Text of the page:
To the students in a recent module
Thank you for your participation in the module we navigated together. I have many times sat quietly, both at Schumacher College, England, in my 13th century home of ecology and spirit, and also in my sunny Lynedoch clay home listening to the constant flow of children. Wondering about the strange enormity of our work together which, in some ways, seems like dream time.
See, you have helped me understand something deceptively simple. In the excitingly frightening world emerging of artificial intelligence, biogenetics, ecocide, refugees, high-tech IT and an onslaught of astonishing solutions, I realise that I am able to teach precisely zero. I will never know the ins and outs of the plethora of technologies, spreadsheets and rapid-fire solutions. I’m fascinated and curious about it all - and I can barely figure out my own tv. (Mom! My sons roll their eyes, and patiently flash through remote controls at the speed of light.)
What it seems though, is that those equipped as radical and practical philosophers (philosophy as the study of the nature of knowledge - what it means to know) are the ones who might be best equipped for the world coming. Because there may just be a chance that when we are called to exercise sound judgment, to make ecologically ethical choices that benefit systems and generations, not merely individualistic pursuits, we will delve into our interior journeys. And it is from here that these vital, life-changing choices are made. Buckets of being real, intuition, humour and humility without attachment to fixed outcomes or taking our ‘selves’ too seriously - at the same time as knowing what matters and unafraid to stay on the path of being truly human, playing the long game. And that’s why I stay in the world of decolonising learning.
Your group presentations this time pretty much blew me away.
Without re-hashing, there was a strange thread that kept showing itself. It is something to do with the really terrible, tragic contradictions in life. And herein lies your sophistication. No group shied away from staring down the barrel of reality - the realities of the deepest tensions in leading and ecological ethics.
From the haunting blackest coal left on my hand in the story of multiple exploitations through mining - mining ourselves, the earth, workers, the families of workers, the smart mining company officials - the dilemmas of illness, decoupling GDP from the environment - all our hands are dirty.
It is a story of dehumanisation at every level, right into the belly of the earth. A relentless and powerful story. There is a slickness to the commonly made argument that ‘sustainable mining’ is the route to follow. At one level, logically and rationally, it makes sense. Kind of obvious. But then why does there remain a gut level dissatisfaction? Is it because it is a technical language that glosses over the wrench and stench of exploitation?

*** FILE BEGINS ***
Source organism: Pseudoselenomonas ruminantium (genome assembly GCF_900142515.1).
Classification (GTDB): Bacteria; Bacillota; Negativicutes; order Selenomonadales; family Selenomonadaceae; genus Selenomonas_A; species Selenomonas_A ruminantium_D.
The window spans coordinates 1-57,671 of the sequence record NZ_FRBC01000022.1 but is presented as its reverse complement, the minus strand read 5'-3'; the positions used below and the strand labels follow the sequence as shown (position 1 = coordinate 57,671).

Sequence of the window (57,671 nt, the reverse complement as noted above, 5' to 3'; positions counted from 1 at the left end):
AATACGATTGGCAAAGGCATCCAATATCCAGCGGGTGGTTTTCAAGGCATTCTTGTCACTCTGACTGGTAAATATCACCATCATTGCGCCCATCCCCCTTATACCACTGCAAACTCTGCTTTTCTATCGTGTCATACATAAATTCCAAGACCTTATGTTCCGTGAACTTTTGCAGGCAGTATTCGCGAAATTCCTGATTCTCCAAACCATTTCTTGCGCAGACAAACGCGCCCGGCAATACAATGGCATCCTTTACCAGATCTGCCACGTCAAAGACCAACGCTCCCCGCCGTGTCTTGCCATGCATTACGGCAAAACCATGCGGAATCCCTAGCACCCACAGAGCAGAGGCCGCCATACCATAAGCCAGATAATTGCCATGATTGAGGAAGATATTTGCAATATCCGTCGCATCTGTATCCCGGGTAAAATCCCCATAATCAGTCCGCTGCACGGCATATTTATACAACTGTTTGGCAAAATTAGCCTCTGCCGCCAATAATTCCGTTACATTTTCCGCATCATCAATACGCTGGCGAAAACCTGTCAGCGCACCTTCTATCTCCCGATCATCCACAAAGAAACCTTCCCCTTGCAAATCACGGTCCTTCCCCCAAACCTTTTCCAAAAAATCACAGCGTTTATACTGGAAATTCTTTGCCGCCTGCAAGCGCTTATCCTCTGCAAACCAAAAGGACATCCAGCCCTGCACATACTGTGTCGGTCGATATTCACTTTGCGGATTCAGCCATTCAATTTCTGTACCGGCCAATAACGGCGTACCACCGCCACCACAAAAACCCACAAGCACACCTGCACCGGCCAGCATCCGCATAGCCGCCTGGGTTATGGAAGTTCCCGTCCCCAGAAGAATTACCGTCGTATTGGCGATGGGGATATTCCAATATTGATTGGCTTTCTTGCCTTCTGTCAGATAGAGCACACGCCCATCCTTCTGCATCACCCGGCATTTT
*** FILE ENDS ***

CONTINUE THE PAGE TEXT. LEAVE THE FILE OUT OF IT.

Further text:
The second group took us into the terrible irony of rape within a context of a supposed new worldview (ecovillage, indigenous participation, etc). The courage, to take on this story - not only at an individual level, but also within the group - must be noted. Beyond words, in our bodies, the story of violence and colonisation matches that of the first group. In this story, the violation is of a beautiful young woman - and the strands are profound and deeply linked to those of the first group. The combined strength - with the extraordinary roles played by the young men, i.e. the sacred masculine, and creating the linkage in deep sensitivity to a mechanistic materialistic model, the rise of patriarchy and patriarchal religions in society, dualistic thought paradigms, self vs other, the way we see earth - in an anthropocentric, instrumentalist approach is directly too the way that women are seen. The intricacies of combining story and sensitive analysis made this work. The silence in the room at the end, grace-bestowed, seemed a silence of deep honour.
And then, miraculously, the third group takes us into ceremony … “The impossible gift of unconditional forgiveness” - Derrida - through the agony of betrayal along with the messy aftermath of mistrust.This group walks us right into a complex story of the masculine and feminine within, attempting to imagine a new way, with love as the resonance for unlocking and healing inner and outer relationships. In the messiness and courage of astute self-scrutiny, along with raw tenderness and bravery, this group offers a ceremony of light and life in death - i.e. the tiny deaths of which all life is made. A ceremony of giving thanks, of gratitude. And of fire, burning light.
In this, we explore ethics shaping what we do and what we say. “The relationship of the self with the self” in the words of Foucault. We explore the sacrifice within true forgiveness - where both people have been seriously hurt. One hurt as someone actually lying and betraying, and one hurt as being dished out lies and betrayal. We yearn for a space of no taboos - and where we ‘submit to forgiveness’. This is always a non-rational path, and feels like coming home.
In our journey together this module we have engaged deeply realms hitherto uncharted. What is colonised? What does it mean to be human? How do we exercise sound judgment in the tormenting and stormy seas for which we simply cannot really be prepared? How do we keep on, holding the long game in our hearts? What are our ancestors longing for us to hear? If we walk next to a river, forest and trees - what would they be saying to us?
And this is why ecological ethics matters.